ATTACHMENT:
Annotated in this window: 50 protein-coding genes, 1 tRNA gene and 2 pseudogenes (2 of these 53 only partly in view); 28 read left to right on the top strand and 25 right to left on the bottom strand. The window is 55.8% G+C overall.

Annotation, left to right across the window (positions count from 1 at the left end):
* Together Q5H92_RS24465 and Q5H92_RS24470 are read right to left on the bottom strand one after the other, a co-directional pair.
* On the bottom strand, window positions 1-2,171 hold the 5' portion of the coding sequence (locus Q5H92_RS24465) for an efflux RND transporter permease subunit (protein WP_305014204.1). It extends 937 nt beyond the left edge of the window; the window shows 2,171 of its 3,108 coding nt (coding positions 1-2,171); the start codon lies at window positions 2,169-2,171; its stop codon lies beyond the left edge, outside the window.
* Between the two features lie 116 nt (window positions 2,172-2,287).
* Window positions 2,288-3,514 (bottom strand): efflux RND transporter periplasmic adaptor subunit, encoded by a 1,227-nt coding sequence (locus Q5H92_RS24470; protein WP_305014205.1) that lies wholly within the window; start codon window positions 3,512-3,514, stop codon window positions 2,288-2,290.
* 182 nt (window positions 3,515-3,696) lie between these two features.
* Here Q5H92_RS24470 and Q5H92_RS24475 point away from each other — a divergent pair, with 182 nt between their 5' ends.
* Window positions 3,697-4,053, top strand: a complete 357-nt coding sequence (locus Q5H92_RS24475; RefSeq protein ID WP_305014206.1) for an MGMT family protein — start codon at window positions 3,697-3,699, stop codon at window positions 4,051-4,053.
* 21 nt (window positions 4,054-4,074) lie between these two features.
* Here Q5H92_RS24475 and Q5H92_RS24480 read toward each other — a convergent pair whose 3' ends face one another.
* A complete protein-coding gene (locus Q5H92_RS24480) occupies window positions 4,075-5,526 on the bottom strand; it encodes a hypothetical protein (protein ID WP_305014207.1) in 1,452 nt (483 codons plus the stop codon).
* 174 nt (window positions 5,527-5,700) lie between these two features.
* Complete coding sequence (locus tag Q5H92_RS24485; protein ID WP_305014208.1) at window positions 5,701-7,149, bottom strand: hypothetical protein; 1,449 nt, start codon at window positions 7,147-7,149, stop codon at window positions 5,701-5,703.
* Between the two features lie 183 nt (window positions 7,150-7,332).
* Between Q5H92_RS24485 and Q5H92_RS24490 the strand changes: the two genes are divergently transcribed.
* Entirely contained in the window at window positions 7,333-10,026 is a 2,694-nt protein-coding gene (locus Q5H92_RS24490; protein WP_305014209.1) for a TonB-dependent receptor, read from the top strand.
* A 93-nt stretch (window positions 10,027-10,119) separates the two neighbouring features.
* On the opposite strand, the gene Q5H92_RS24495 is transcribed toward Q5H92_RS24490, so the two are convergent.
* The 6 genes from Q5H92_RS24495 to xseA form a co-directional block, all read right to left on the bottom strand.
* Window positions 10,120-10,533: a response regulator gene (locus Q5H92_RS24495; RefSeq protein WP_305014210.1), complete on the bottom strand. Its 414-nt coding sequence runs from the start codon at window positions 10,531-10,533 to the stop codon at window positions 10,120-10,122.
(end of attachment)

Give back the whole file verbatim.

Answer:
Annotated in this window: 50 protein-coding genes, 1 tRNA gene and 2 pseudogenes (2 of these 53 only partly in view); 28 read left to right on the top strand and 25 right to left on the bottom strand. The window is 55.8% G+C overall.

Annotation, left to right across the window (positions count from 1 at the left end):
* Together Q5H92_RS24465 and Q5H92_RS24470 are read right to left on the bottom strand one after the other, a co-directional pair.
* On the bottom strand, window positions 1-2,171 hold the 5' portion of the coding sequence (locus Q5H92_RS24465) for an efflux RND transporter permease subunit (protein WP_305014204.1). It extends 937 nt beyond the left edge of the window; the window shows 2,171 of its 3,108 coding nt (coding positions 1-2,171); the start codon lies at window positions 2,169-2,171; its stop codon lies beyond the left edge, outside the window.
* Between the two features lie 116 nt (window positions 2,172-2,287).
* Window positions 2,288-3,514 (bottom strand): efflux RND transporter periplasmic adaptor subunit, encoded by a 1,227-nt coding sequence (locus Q5H92_RS24470; protein WP_305014205.1) that lies wholly within the window; start codon window positions 3,512-3,514, stop codon window positions 2,288-2,290.
* 182 nt (window positions 3,515-3,696) lie between these two features.
* Here Q5H92_RS24470 and Q5H92_RS24475 point away from each other — a divergent pair, with 182 nt between their 5' ends.
* Window positions 3,697-4,053, top strand: a complete 357-nt coding sequence (locus Q5H92_RS24475; RefSeq protein ID WP_305014206.1) for an MGMT family protein — start codon at window positions 3,697-3,699, stop codon at window positions 4,051-4,053.
* 21 nt (window positions 4,054-4,074) lie between these two features.
* Here Q5H92_RS24475 and Q5H92_RS24480 read toward each other — a convergent pair whose 3' ends face one another.
* A complete protein-coding gene (locus Q5H92_RS24480) occupies window positions 4,075-5,526 on the bottom strand; it encodes a hypothetical protein (protein ID WP_305014207.1) in 1,452 nt (483 codons plus the stop codon).
* 174 nt (window positions 5,527-5,700) lie between these two features.
* Complete coding sequence (locus tag Q5H92_RS24485; protein ID WP_305014208.1) at window positions 5,701-7,149, bottom strand: hypothetical protein; 1,449 nt, start codon at window positions 7,147-7,149, stop codon at window positions 5,701-5,703.
* Between the two features lie 183 nt (window positions 7,150-7,332).
* Between Q5H92_RS24485 and Q5H92_RS24490 the strand changes: the two genes are divergently transcribed.
* Entirely contained in the window at window positions 7,333-10,026 is a 2,694-nt protein-coding gene (locus Q5H92_RS24490; protein WP_305014209.1) for a TonB-dependent receptor, read from the top strand.
* A 93-nt stretch (window positions 10,027-10,119) separates the two neighbouring features.
* On the opposite strand, the gene Q5H92_RS24495 is transcribed toward Q5H92_RS24490, so the two are convergent.
* The 6 genes from Q5H92_RS24495 to xseA form a co-directional block, all read right to left on the bottom strand.
* Window positions 10,120-10,533: a response regulator gene (locus Q5H92_RS24495; RefSeq protein WP_305014210.1), complete on the bottom strand. Its 414-nt coding sequence runs from the start codon at window positions 10,531-10,533 to the stop codon at window positions 10,120-10,122.